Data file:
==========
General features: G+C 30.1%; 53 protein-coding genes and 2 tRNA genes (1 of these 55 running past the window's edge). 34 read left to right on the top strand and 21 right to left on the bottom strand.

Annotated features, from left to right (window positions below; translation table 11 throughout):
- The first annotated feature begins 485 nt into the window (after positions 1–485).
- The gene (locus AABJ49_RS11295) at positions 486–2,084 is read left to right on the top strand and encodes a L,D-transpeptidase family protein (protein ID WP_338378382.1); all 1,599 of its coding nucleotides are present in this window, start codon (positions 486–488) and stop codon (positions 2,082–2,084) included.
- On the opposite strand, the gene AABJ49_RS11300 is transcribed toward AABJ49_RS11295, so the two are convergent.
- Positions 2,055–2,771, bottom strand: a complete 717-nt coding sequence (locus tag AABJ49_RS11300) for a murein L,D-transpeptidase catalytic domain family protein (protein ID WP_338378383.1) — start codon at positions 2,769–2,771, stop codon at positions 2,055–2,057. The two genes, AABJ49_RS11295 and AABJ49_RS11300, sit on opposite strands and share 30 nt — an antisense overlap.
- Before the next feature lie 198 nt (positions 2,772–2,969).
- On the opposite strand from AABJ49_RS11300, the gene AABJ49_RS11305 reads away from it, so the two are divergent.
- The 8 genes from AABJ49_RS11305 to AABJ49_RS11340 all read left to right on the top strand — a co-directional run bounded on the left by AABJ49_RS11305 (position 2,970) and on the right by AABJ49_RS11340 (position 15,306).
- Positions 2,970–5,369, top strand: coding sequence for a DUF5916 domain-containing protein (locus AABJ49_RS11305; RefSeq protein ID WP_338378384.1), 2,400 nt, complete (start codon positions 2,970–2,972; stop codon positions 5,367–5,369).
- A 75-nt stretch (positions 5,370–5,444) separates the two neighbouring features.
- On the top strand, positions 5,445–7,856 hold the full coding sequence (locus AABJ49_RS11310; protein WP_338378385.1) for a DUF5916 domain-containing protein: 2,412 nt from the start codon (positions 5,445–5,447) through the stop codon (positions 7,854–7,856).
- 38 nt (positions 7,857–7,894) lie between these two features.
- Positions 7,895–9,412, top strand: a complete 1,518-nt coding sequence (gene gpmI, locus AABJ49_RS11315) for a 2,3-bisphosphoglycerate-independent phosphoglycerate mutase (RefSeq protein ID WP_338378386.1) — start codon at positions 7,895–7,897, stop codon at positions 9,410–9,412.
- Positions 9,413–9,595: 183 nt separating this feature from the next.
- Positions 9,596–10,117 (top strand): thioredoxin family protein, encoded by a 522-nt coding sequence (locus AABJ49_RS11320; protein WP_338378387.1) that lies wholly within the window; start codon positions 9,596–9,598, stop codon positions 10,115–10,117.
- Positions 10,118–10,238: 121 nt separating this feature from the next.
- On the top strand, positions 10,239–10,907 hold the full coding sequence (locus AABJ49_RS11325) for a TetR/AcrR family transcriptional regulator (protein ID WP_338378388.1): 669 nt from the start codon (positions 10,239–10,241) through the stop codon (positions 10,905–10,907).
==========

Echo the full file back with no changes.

General features: G+C 30.1%; 53 protein-coding genes and 2 tRNA genes (1 of these 55 running past the window's edge). 34 read left to right on the top strand and 21 right to left on the bottom strand.

Annotated features, from left to right (window positions below; translation table 11 throughout):
- The first annotated feature begins 485 nt into the window (after positions 1–485).
- The gene (locus AABJ49_RS11295) at positions 486–2,084 is read left to right on the top strand and encodes a L,D-transpeptidase family protein (protein ID WP_338378382.1); all 1,599 of its coding nucleotides are present in this window, start codon (positions 486–488) and stop codon (positions 2,082–2,084) included.
- On the opposite strand, the gene AABJ49_RS11300 is transcribed toward AABJ49_RS11295, so the two are convergent.
- Positions 2,055–2,771, bottom strand: a complete 717-nt coding sequence (locus tag AABJ49_RS11300) for a murein L,D-transpeptidase catalytic domain family protein (protein ID WP_338378383.1) — start codon at positions 2,769–2,771, stop codon at positions 2,055–2,057. The two genes, AABJ49_RS11295 and AABJ49_RS11300, sit on opposite strands and share 30 nt — an antisense overlap.
- Before the next feature lie 198 nt (positions 2,772–2,969).
- On the opposite strand from AABJ49_RS11300, the gene AABJ49_RS11305 reads away from it, so the two are divergent.
- The 8 genes from AABJ49_RS11305 to AABJ49_RS11340 all read left to right on the top strand — a co-directional run bounded on the left by AABJ49_RS11305 (position 2,970) and on the right by AABJ49_RS11340 (position 15,306).
- Positions 2,970–5,369, top strand: coding sequence for a DUF5916 domain-containing protein (locus AABJ49_RS11305; RefSeq protein ID WP_338378384.1), 2,400 nt, complete (start codon positions 2,970–2,972; stop codon positions 5,367–5,369).
- A 75-nt stretch (positions 5,370–5,444) separates the two neighbouring features.
- On the top strand, positions 5,445–7,856 hold the full coding sequence (locus AABJ49_RS11310; protein WP_338378385.1) for a DUF5916 domain-containing protein: 2,412 nt from the start codon (positions 5,445–5,447) through the stop codon (positions 7,854–7,856).
- 38 nt (positions 7,857–7,894) lie between these two features.
- Positions 7,895–9,412, top strand: a complete 1,518-nt coding sequence (gene gpmI, locus AABJ49_RS11315) for a 2,3-bisphosphoglycerate-independent phosphoglycerate mutase (RefSeq protein ID WP_338378386.1) — start codon at positions 7,895–7,897, stop codon at positions 9,410–9,412.
- Positions 9,413–9,595: 183 nt separating this feature from the next.
- Positions 9,596–10,117 (top strand): thioredoxin family protein, encoded by a 522-nt coding sequence (locus AABJ49_RS11320; protein WP_338378387.1) that lies wholly within the window; start codon positions 9,596–9,598, stop codon positions 10,115–10,117.
- Positions 10,118–10,238: 121 nt separating this feature from the next.
- On the top strand, positions 10,239–10,907 hold the full coding sequence (locus AABJ49_RS11325) for a TetR/AcrR family transcriptional regulator (protein ID WP_338378388.1): 669 nt from the start codon (positions 10,239–10,241) through the stop codon (positions 10,905–10,907).